A typical automobile tire is composed of about 30 percent carbon black, which is a filler that adds durability to the rubber. Carbon black is petroleum-based, however, meaning that it isn't entirely eco-friendly to manufacture. That's why Ohio State University scientists led by Katrina Cornish have been experimenting with a "greener" and more readily-available alternative – namely egg shells and tomato skins.

Obtained in the form of food industry waste, the shells and skins are dried and ground into a powder. When that powder is added to rubber, it reportedly makes the rubber stronger while allowing it to remain flexible (by contrast, most other strength-enhancing additives decrease the rubber's flexibility).

This attribute is partially due to the fact that the porous egg shell particles have a large surface area, allowing for greater contact with the rubber, while the tomato skin particles remain highly stable at high temperatures, plus they contain tough fibers.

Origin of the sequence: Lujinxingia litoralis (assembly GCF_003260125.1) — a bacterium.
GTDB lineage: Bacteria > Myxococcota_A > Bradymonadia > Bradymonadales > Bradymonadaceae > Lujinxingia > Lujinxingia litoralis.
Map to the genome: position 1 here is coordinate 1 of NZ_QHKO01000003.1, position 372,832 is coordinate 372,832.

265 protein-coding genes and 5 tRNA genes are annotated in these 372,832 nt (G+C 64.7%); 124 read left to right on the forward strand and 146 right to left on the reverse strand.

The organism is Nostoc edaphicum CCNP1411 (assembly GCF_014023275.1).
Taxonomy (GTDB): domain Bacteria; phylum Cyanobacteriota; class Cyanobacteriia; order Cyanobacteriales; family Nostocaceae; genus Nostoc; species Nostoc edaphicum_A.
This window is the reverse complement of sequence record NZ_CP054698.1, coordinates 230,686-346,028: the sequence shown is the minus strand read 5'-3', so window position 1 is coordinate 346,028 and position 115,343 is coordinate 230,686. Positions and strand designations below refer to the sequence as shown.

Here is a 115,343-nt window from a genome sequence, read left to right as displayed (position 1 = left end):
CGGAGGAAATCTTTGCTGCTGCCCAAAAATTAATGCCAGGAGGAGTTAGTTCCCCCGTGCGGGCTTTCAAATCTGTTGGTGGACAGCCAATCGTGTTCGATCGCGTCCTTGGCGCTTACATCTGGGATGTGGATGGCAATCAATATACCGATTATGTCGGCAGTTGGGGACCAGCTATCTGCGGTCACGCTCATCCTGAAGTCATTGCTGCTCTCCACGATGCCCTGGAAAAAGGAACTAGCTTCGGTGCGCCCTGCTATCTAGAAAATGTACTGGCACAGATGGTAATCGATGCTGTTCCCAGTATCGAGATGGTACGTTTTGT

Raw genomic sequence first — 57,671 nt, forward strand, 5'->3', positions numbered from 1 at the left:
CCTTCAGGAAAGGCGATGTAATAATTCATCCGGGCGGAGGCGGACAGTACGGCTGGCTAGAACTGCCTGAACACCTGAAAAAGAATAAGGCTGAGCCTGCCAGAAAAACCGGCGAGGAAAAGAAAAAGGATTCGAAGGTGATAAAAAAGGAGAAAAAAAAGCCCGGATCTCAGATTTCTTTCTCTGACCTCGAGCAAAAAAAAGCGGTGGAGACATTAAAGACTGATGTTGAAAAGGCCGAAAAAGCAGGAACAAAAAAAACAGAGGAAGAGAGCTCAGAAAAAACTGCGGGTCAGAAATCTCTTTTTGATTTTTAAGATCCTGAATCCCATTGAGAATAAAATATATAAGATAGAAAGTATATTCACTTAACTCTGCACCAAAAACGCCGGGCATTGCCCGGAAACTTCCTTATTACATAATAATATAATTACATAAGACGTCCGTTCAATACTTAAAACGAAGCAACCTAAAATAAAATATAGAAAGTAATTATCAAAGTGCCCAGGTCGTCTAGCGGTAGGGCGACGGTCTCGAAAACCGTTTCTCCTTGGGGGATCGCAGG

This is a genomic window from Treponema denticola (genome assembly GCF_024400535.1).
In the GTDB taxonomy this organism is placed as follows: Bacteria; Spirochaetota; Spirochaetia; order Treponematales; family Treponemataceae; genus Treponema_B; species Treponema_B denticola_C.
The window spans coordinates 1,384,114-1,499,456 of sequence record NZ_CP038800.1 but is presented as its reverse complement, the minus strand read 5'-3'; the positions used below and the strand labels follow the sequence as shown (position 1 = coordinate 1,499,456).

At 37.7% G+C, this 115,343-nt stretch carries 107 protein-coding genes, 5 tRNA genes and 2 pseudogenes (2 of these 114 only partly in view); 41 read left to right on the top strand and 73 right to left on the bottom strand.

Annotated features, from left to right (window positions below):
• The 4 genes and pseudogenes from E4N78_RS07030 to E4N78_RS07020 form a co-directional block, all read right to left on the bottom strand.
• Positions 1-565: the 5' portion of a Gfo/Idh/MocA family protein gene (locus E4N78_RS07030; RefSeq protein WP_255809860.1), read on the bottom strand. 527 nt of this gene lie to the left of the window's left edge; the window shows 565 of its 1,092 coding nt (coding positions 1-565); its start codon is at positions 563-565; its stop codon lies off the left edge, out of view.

Katrina Cornish (left) and Cindy Barrera (right) examine ground tomato skins and eggshells, as well as samples of rubber(Credit: Kenneth Chamberlain, The Ohio State University)

In fact, researchers from Ford and Heinz have been using the skins to manufacture interior car parts, while scientists at Tuskegee University have been using shells to make flexible bioplastics.

According to Cornish, the Ohio State technology should serve to make tire production more sustainable, it should reduce American dependence on foreign oil, and it will keep waste from the food industry from ending up in the landfill. The tire rubber created thus far is a sort of reddish-brown, however, so the team is looking into adding black coloring agents.

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